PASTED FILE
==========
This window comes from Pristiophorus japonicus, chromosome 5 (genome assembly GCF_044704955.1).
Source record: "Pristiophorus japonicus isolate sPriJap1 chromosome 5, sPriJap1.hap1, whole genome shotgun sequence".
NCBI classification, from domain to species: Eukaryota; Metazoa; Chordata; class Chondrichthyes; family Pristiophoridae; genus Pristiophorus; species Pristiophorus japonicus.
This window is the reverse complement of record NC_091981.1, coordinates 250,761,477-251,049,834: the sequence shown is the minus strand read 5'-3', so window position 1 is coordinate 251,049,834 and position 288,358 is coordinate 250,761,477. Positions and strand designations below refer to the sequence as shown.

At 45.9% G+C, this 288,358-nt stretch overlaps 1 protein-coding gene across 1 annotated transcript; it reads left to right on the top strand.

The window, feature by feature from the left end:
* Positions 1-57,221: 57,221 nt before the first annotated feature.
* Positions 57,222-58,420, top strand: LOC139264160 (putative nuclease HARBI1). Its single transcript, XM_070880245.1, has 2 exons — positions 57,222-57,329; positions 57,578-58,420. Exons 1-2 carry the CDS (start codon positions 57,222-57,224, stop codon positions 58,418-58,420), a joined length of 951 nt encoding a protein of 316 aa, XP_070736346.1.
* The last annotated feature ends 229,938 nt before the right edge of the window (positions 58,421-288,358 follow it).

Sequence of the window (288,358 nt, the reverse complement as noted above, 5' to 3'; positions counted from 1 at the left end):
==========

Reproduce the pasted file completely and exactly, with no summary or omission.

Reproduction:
This window comes from Pristiophorus japonicus, chromosome 5 (genome assembly GCF_044704955.1).
Source record: "Pristiophorus japonicus isolate sPriJap1 chromosome 5, sPriJap1.hap1, whole genome shotgun sequence".
NCBI classification, from domain to species: Eukaryota; Metazoa; Chordata; class Chondrichthyes; family Pristiophoridae; genus Pristiophorus; species Pristiophorus japonicus.
This window is the reverse complement of record NC_091981.1, coordinates 250,761,477-251,049,834: the sequence shown is the minus strand read 5'-3', so window position 1 is coordinate 251,049,834 and position 288,358 is coordinate 250,761,477. Positions and strand designations below refer to the sequence as shown.

At 45.9% G+C, this 288,358-nt stretch overlaps 1 protein-coding gene across 1 annotated transcript; it reads left to right on the top strand.

The window, feature by feature from the left end:
* Positions 1-57,221: 57,221 nt before the first annotated feature.
* Positions 57,222-58,420, top strand: LOC139264160 (putative nuclease HARBI1). Its single transcript, XM_070880245.1, has 2 exons — positions 57,222-57,329; positions 57,578-58,420. Exons 1-2 carry the CDS (start codon positions 57,222-57,224, stop codon positions 58,418-58,420), a joined length of 951 nt encoding a protein of 316 aa, XP_070736346.1.
* The last annotated feature ends 229,938 nt before the right edge of the window (positions 58,421-288,358 follow it).

Sequence of the window (288,358 nt, the reverse complement as noted above, 5' to 3'; positions counted from 1 at the left end):